MSNBC recently canceled shows hosted by Ronan Farrow and Joy Reid, reportedly because the channel is tacking away from liberal programming and because the ratings were bad. But MSNBC's supposed abandonment of liberalism can't extend that far: Rachel Maddow isn't going anywhere. So if the problem is mainly ratings, that raises an interesting (to me, at least) question. Why haven't there been any rumors about MSNBC canceling Morning Joe, a show with ratings that are just as bad as—and often much worse than—MSNBC's primetime programming?
There has been speculation about another MSNBC show. Daily Beast reporter Lloyd Grove reported that All In's Chris Hayes was next on the chopping block, for the same reasons given for the ousters of Reid and Farrow: Poor ratings, blamed in large part on the channel's reliance on liberal politics.
Hayes, a writer on the Nation magazine who had frequently substituted for Maddow, was never going to mount a serious challenge to O'Reilly, yet he managed to fall short of even modest expectations, regularly coming in dead last against CNN's Anderson Cooper and HLN's Nancy Grace.
If the inciting incident for this sort of rumor-mongering is "regularly comes in dead last," shouldn't media gossips believe Morning Joe to be on life support?
Morning Joe isn't even remotely competitive with Fox's morning show, "The Idiot Smile-time Revue," but none of MSNBC's programming is remotely competitive with Fox's programming, so that doesn't really count against them. What should count against Joe Scarborough is that his show now routinely loses to CNN's New Day and HLN's Morning Express.
On the last Friday in February, Morning Joe came in dead last in total viewers and had an atrocious 57,000 viewers in "the demo," industry speak for valuable 25-54-year-olds. That was a recent low point, but both CNN and HLN beat Morning Joe in the demo fairly regularly, and MSNBC is apparently worried enough about Morning Joe's ability to compete that it brought on a new executive to oversee the channel's morning programming. As Variety noted at the time: "The hire comes as the show has ceded ground to CNN's New Day, which has trumped Joe in the ratings for several months." And yet, no buzz about Joe Scarborough being ousted from mornings and moved to a roving "correspondent" job.
Is Morning Joe failing simply because MSNBC as a whole is in the toilet? Maybe, but MSNBC's position isn't as dire as you might think. Like CNN, MSNBC is structurally unable to compete with Fox News, mainly because liberals and the politically unaffiliated and unengaged don't consume media in the same way that angry conservative whites do. But MSNBC has traditionally made quite a lot of money for its parent company, and while MSNBC may bring in less money than Fox News, it also spends less than its competitors. Its primetime viewership has declined, but it's not a total disaster. In a week in which Fox News was the most-watched cable channel — not the most-watched cable news channel, but the most-watched cable channel — in primetime, MSNBC still edged out CNN in total viewers.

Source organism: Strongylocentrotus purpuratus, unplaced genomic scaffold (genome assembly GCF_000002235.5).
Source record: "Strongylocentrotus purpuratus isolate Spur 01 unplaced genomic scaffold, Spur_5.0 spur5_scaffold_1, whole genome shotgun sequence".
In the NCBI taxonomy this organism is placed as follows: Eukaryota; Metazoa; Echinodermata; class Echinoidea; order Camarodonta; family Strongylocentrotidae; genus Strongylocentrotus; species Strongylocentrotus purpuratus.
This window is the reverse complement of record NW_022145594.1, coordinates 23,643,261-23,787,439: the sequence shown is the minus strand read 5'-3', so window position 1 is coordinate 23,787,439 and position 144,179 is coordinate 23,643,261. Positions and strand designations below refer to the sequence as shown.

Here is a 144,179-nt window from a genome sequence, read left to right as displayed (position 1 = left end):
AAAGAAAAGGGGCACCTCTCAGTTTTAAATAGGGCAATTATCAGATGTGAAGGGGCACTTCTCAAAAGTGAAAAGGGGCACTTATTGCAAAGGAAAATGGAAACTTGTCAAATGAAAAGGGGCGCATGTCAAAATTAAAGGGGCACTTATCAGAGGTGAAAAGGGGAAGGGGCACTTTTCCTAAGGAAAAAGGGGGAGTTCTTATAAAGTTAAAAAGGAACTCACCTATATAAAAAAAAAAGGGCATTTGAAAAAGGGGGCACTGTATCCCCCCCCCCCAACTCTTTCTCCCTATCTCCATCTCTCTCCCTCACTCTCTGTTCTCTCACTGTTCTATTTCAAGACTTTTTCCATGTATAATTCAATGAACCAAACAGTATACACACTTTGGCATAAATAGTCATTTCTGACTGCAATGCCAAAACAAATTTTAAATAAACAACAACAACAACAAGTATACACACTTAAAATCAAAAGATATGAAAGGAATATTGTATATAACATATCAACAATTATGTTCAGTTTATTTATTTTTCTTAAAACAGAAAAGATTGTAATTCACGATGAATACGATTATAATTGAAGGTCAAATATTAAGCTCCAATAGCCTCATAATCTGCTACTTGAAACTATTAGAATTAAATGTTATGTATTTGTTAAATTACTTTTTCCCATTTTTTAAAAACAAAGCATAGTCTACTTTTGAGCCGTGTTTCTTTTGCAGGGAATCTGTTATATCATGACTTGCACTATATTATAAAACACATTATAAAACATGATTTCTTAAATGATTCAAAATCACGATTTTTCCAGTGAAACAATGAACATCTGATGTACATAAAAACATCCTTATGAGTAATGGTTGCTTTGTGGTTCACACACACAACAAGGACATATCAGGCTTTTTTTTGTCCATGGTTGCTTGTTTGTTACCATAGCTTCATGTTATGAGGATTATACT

Of course, MSNBC's owners would prefer that MSNBC got spectacular ratings and earned a lot more money. But if MSNBC wanted to make a pure ratings play, instead of wanting to reorient the political tone of their network, there's a lot they could do. It is likely true that MSNBC could replace All In With Chris Hayes with a different sort of show, and get better ratings. A reality show about a pawn shop or a competitive cooking show or a campy Shonda Rhimes soap would all probably out-perform Hayes in the demo. But a cheery, dumb morning show hosted by attractive half-wits talking about heroic animals, extreme weather, and inspiring tales of survival would almost certainly out-perform Morning Joe. It may be in the best interest of people who work on Morning Joe, to suggest otherwise, but MSNBC's problem isn't "liberal programming," it's "political programming."
CNN's Jeff Zucker knows this, which is why he's developing lots of general-interest entertainment programming. I suspect MSNBC executives know this, too, but thus far they have not suggested that they are considering abandoning politics. Joe Scarborough can take solace in the fact that certain types of political programming have a non-monetary value to media companies. Having shows that "drive the conversation" makes cable executives feel important and powerful. The question, then, is which direction Comcast and MSNBC executives wish the conversation to be driven.
The rumor that Chris Hayes is next was likely spread not by someone with inside information that the move is in the works, but by someone who thinks it should be, or who is using the press to make the case that it should be. But if All In is in trouble, and Morning Joe isn't, the reason would be ideology, not economics. Media executives tend to be more embarrassed by outspoken liberalism than they are by a show in which rap music is blamed for the racism of an all-white southern school chapter of the only fraternity founded in the pre-Civil War South. This is the same network, remember, that canceled Phil Donahue for opposing the Iraq War, at a time when his show was the highest-rated on the channel. Shortly after axing Donahue, MSNBC brought on a pro-war ex-congressman named Joe Scarborough. They continued to lose to Fox in the ratings, but sometimes, in corporate media, losing with a "respectable" opinion is worth it.
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